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The First trip to the Moon

In the workshop of Georges Méliès, who had been at the first viewing in Paris, magical things started to happen. Méliès went further than filming the world as we see it. He started altering reality.

While filming short commercial films, Méliès practiced new film tricks. Actually, he was the one to create the first special effect in a film: "by accident", the film roll stuck, and a man on the screen turned into a woman (what a coincidence, ha?). Soon after, he discovered other trick possibilities, like stopping a running camera and slowing the picture down. With the combination of other magic tricks he practised as a magician, he had the means to make the first science-fiction film in the world. A trip to the Moon: Le voyage dans la Lune – an epic tale of courageous astronauts who travel to the Moon.

George_Melies
Photo: Libération.fr (PD)
Another film maker with an impressive moustache: The illusionist Georges Méliès

The film became part of history and is still immensely popular and considered a pioneer piece of cinematography. If you search for the film on youtube, you find both the film and many recent videos of people pointing out how many factual mistakes the director made when conveying what the Moon is like. The moon itself is an old grumpy man who gets the rocket in his eye when Méliès and his posse land.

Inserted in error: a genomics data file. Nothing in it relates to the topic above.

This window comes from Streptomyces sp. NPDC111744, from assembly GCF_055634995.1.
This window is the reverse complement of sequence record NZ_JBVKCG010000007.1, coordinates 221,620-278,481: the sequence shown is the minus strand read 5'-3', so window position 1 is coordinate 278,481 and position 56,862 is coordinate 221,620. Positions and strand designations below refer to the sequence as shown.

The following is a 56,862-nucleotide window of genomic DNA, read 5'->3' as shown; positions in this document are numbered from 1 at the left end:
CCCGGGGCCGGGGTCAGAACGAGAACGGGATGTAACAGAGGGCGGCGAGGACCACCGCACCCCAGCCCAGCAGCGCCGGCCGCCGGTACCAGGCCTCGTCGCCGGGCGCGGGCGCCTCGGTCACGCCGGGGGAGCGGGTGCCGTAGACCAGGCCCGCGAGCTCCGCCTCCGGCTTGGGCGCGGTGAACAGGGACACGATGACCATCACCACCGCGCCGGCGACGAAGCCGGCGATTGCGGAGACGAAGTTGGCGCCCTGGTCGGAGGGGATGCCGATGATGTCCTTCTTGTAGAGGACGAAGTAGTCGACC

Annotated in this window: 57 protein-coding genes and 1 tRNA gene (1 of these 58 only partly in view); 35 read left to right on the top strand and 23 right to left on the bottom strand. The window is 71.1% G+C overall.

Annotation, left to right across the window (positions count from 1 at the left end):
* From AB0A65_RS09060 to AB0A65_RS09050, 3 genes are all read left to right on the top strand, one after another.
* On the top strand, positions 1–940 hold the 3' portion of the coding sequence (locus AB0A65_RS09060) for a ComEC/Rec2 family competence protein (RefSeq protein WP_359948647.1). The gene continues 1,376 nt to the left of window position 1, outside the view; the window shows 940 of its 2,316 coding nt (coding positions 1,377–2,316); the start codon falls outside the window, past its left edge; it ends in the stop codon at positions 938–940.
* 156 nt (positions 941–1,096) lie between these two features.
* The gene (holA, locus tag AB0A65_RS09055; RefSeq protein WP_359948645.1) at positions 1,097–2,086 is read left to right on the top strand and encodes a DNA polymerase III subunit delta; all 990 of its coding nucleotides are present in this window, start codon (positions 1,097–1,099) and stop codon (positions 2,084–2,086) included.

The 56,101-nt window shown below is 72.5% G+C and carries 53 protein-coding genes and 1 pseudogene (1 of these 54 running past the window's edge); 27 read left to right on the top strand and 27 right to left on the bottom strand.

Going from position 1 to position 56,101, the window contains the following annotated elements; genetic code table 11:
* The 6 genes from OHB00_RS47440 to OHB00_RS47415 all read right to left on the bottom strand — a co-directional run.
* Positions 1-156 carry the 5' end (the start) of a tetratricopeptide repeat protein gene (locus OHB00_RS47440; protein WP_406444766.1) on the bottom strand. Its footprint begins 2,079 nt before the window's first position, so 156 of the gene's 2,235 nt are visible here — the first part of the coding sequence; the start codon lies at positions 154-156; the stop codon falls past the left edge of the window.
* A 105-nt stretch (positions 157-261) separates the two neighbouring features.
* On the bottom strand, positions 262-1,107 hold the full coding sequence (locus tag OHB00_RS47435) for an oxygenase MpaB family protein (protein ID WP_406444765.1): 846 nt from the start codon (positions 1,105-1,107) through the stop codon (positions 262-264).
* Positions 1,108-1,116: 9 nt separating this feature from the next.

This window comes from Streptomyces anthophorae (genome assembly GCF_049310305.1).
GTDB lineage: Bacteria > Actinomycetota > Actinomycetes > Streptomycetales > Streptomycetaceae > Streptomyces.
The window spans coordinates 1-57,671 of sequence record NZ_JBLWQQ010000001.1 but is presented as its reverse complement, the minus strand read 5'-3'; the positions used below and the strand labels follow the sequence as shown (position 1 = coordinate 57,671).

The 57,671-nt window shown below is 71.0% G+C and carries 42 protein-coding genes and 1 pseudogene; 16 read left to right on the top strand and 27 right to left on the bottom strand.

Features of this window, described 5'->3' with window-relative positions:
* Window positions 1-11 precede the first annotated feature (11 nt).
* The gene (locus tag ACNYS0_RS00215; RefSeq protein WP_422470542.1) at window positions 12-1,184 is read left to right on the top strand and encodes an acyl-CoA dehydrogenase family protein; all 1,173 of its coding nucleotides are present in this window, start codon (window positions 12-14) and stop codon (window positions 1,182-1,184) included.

According to today's view, with our high film standards, Le voyage dans la Lune is viewed as a funny and historic piece of film. But in 1902, it was a new discovery. Now, film could not only fulfil the wish to convey life as we know it; it could also create a new super-world with fascinating screenplays and gorgeous special effects that had never been seen on screen before.

I strongly recommend that you see this film. It only lasts about 14 minutes and has all the ingredients of a modern action film: lots of explosions and pomp, plenty of naked female skin (they knew about that film trick already back then) and manly, handsome scientists with beards. Laughter is assured.

In 1902, when the film was made, it was regarded as neither short nor funny. To the spectators, it was dark and frightening. The scenes were so well made that the spectators began to believe that this was actual science. The Lumière brothers named Georges Méliès the director of a film show. He was the first director who planned and created every scene of the film before he filmed. He even acted the scenes as well. Magician, director, stage designer, and actor. If you check Méliès' profile on IMDB, you will get lost reading his list of appearances: he made over 400 films!

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